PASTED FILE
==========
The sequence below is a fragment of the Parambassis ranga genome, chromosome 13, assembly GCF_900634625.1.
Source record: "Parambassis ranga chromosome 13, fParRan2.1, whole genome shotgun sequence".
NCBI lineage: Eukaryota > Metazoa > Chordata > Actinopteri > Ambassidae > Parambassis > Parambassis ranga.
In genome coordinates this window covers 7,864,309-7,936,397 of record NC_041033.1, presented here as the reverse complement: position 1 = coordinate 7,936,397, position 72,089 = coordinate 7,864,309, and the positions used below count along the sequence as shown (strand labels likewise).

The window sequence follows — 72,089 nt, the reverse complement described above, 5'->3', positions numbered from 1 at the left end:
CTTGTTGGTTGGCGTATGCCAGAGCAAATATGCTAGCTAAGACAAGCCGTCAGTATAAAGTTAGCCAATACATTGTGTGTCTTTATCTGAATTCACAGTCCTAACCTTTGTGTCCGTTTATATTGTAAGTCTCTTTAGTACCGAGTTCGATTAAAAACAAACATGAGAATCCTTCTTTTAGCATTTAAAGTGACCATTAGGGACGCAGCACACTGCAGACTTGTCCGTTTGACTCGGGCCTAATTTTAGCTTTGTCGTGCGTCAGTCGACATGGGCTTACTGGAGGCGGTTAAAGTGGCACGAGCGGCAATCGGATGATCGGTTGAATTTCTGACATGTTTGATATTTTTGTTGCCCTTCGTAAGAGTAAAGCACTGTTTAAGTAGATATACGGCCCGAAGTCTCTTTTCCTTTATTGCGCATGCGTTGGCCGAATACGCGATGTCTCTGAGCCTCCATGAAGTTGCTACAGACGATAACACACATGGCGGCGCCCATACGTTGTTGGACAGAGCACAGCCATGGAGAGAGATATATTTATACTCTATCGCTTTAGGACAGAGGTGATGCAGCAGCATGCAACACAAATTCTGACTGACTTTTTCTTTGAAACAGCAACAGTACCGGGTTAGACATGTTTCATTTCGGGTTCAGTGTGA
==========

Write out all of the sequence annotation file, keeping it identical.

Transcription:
The sequence below is a fragment of the Parambassis ranga genome, chromosome 13, assembly GCF_900634625.1.
Source record: "Parambassis ranga chromosome 13, fParRan2.1, whole genome shotgun sequence".
NCBI lineage: Eukaryota > Metazoa > Chordata > Actinopteri > Ambassidae > Parambassis > Parambassis ranga.
In genome coordinates this window covers 7,864,309-7,936,397 of record NC_041033.1, presented here as the reverse complement: position 1 = coordinate 7,936,397, position 72,089 = coordinate 7,864,309, and the positions used below count along the sequence as shown (strand labels likewise).

The window sequence follows — 72,089 nt, the reverse complement described above, 5'->3', positions numbered from 1 at the left end:
CTTGTTGGTTGGCGTATGCCAGAGCAAATATGCTAGCTAAGACAAGCCGTCAGTATAAAGTTAGCCAATACATTGTGTGTCTTTATCTGAATTCACAGTCCTAACCTTTGTGTCCGTTTATATTGTAAGTCTCTTTAGTACCGAGTTCGATTAAAAACAAACATGAGAATCCTTCTTTTAGCATTTAAAGTGACCATTAGGGACGCAGCACACTGCAGACTTGTCCGTTTGACTCGGGCCTAATTTTAGCTTTGTCGTGCGTCAGTCGACATGGGCTTACTGGAGGCGGTTAAAGTGGCACGAGCGGCAATCGGATGATCGGTTGAATTTCTGACATGTTTGATATTTTTGTTGCCCTTCGTAAGAGTAAAGCACTGTTTAAGTAGATATACGGCCCGAAGTCTCTTTTCCTTTATTGCGCATGCGTTGGCCGAATACGCGATGTCTCTGAGCCTCCATGAAGTTGCTACAGACGATAACACACATGGCGGCGCCCATACGTTGTTGGACAGAGCACAGCCATGGAGAGAGATATATTTATACTCTATCGCTTTAGGACAGAGGTGATGCAGCAGCATGCAACACAAATTCTGACTGACTTTTTCTTTGAAACAGCAACAGTACCGGGTTAGACATGTTTCATTTCGGGTTCAGTGTGA